Held at the Hamilton Crossing Park's Houston Suggs Youth Recreation Facility, the event will begin at 9 a.m., with the first of two final games starting at 6 p.m. During the tournament, which starts Friday, each of the 21 teams are guaranteed to play two games, where the clock will run for 20 minutes.
"It's like a little tournament for the coaches to see where they're at and it's fun for the kids because there's door prizes ... all day long that we give away," said Leslie McMillan, the Cartersville-Bartow County Chamber of Commerce liaison for the Employer Committee/HR Council and a part-time seasonal employee of the Bartow County Recreation Department. "[The Employer Committee] also provides the children with T-shirts and goody bags for playing. It's a really fun event. It's the kickoff of basketball season. They just started practicing the week before Thanksgiving."
Along with concession sales, the proceeds from door prize and raffle tickets, and sponsorships from the business community will benefit the Employer Committee/HR Council's efforts with the community's youth.
To date, the group already has secured $4,600 in monetary and in-kind donations. While door prize tickets will cost $1 each, raffle tickets will range from $1 to $5 and the top two prizes will include a $250 gift certificate for a Panama City condo vacation, supplied by Parnick and Tina Jennings; and an overnight stay and breakfast for two at the Hilton Garden Inn in Cartersville and a $50 gift certificate from Allen's Florist. The raffle tickets can be purchased up to the drawing on Dec. 15.
"It is the largest fundraiser for this group," said Jennifer Stephens, employment marketing representative for the Georgia Department of Labor's Cartersville Career Center and secretary of the Employer Committee/HR Council. "Typically anything else that we do is minimal compared to this. This is our big fundraiser event that brings in the money that is used to provide scholarships and money towards the Bartow Give a Kid a Chance [that provides] school supplies, health screenings, clothing and haircuts for the kids."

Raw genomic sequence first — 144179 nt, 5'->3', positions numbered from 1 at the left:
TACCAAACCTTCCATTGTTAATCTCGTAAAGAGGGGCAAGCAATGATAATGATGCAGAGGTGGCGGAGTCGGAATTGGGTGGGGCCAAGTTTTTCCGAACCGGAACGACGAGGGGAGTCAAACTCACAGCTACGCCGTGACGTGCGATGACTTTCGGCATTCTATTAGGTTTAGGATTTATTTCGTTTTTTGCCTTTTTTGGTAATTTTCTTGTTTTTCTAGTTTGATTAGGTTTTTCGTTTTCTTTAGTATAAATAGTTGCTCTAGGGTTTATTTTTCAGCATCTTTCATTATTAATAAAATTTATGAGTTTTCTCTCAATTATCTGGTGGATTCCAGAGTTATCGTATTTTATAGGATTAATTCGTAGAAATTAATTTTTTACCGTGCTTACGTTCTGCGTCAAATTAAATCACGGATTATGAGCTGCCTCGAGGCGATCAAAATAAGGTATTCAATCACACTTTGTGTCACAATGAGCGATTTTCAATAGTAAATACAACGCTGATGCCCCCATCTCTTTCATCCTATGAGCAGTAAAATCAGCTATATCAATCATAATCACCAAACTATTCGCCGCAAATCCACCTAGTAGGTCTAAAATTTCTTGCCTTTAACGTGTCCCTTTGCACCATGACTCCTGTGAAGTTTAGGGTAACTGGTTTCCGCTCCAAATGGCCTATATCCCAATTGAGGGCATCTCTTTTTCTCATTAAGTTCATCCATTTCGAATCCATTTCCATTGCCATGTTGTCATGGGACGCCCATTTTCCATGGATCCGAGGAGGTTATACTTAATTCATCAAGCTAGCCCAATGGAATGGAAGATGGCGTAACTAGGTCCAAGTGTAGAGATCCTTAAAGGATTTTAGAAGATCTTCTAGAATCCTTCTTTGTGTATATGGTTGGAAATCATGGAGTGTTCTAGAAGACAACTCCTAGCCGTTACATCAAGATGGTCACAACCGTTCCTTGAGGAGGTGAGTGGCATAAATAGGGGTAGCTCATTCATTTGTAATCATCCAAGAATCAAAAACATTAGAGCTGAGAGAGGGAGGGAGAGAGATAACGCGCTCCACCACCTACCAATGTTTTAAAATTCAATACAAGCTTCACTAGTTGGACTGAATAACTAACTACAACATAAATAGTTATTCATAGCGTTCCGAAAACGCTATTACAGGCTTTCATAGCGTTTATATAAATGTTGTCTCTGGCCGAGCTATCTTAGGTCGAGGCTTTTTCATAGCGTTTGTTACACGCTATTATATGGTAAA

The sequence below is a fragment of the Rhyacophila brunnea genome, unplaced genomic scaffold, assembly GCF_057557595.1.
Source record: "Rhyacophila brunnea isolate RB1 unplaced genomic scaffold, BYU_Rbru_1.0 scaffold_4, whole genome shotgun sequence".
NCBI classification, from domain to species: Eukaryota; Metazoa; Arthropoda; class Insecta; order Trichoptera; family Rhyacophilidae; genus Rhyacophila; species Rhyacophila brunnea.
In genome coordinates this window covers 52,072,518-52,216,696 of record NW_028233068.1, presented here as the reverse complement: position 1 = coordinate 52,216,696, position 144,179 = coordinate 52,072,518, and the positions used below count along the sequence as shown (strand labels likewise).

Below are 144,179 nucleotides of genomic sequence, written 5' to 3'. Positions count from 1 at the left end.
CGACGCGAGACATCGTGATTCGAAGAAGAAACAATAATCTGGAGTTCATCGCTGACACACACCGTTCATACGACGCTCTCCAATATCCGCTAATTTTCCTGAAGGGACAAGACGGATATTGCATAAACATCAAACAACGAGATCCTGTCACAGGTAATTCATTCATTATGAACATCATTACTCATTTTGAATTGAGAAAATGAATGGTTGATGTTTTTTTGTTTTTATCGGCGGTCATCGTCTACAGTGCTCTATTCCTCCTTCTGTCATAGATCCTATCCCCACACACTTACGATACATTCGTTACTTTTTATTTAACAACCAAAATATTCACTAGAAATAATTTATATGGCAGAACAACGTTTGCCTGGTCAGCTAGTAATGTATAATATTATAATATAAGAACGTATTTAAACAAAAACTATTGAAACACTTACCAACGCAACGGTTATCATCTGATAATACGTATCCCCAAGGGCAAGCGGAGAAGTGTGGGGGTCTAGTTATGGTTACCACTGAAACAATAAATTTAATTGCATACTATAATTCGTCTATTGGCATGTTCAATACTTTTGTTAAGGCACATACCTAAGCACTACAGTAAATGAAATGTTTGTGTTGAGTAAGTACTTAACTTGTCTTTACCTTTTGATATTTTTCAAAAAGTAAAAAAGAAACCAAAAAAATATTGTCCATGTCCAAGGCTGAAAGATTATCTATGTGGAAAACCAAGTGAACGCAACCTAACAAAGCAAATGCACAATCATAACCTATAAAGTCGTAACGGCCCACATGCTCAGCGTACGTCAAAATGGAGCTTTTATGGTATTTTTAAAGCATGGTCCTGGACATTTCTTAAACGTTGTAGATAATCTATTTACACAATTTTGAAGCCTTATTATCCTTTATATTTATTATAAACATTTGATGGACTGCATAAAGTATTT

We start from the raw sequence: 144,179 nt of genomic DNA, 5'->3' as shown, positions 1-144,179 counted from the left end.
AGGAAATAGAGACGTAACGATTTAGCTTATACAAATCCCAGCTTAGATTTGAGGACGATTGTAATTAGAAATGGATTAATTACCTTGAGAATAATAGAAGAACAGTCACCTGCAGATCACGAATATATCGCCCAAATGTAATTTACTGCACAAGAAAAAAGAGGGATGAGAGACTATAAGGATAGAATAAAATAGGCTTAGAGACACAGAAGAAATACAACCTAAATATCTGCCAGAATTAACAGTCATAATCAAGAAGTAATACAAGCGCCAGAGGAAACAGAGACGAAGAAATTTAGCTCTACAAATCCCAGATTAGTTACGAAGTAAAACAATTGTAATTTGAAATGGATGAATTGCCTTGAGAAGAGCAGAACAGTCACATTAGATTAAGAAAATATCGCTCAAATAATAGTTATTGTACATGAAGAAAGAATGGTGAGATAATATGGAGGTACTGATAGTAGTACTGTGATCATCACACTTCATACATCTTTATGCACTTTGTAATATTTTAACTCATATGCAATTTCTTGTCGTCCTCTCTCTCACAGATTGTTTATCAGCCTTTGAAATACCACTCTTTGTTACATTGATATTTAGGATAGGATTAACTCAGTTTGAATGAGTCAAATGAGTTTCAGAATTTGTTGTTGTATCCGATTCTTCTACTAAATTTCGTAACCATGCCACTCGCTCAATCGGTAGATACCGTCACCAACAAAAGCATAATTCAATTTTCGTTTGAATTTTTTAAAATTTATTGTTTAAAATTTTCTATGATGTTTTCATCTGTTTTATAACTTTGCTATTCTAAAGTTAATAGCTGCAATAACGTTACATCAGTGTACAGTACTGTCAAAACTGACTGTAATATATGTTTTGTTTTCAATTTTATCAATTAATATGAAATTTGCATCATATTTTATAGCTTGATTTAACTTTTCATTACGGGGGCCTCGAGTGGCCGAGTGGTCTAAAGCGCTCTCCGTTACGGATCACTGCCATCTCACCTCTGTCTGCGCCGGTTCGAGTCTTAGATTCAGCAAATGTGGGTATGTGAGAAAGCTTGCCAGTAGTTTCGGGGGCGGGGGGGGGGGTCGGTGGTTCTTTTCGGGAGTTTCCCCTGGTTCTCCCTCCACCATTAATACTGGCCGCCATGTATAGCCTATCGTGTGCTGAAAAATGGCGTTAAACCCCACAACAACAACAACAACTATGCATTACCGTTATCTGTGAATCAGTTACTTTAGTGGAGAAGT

"Last year, we raised roughly $5,000," she said, adding the funds enabled the committee to award high school seniors with $1,750 in need-based college scholarships and $3,000 to the Bartow Give a Kid a Chance program. "Obviously this year our hope is to raise more than that but in these tough economic times it's just becoming more and more difficult. But we hope to exceed that."
Consisting of about 20 active members, the Employer Committee/HR Council meets the first Tuesday of each month at various locations.
"The Department of Labor Employer Committee, that is actually a group of local business representatives, typically [human resource] people, that establish and maintain a working relationship between the Department of Labor and the employer community, where the partnership involves acting as a sounding board for any proposed and ongoing department policies, programs [and] that sort of thing; identifying and recommending ways to meet community- and employment-related needs; furthering employer awareness of the Department of Labor and what we do offer, that basically we are more than the unemployment office; and also providing and obtaining assistance to and from Georgia and all the workforce partners that we have here," Stephens said. "What happened was years ago the Chamber had an HR Council and we had the Employer Committee. Well, it was the same people meeting and discussing the same issues. So, at that point, somebody made the decision to combine the two."
The Hoops for Hope fundraiser has netted the Employer Committee/HR Council two statewide recognitions at the Georgia Employer Committee Conference, the most noteworthy being the Community Service Project of the Year in 2007.
"Part of our purpose is to not only to work in this community but to give back as much as we can and ... the way that we do this is with this tournament," Stephens said. "I think that back in probably 2001 or 2002 we borrowed this idea from a neighboring community and basically took it and ran with it.
"And, of course, obviously we've earned more or had greater success in year's past when [economic] times were better and people could loosen their purse strings a little more. It's just really, really hard these days so any donations that the community gives are always appreciated because it does go back into the community in the form of helping our youth and that's our future."
For more information or to purchase a raffle ticket, call Stephens at 770-387-3760 or Deborah Sexton at 678-640-2692.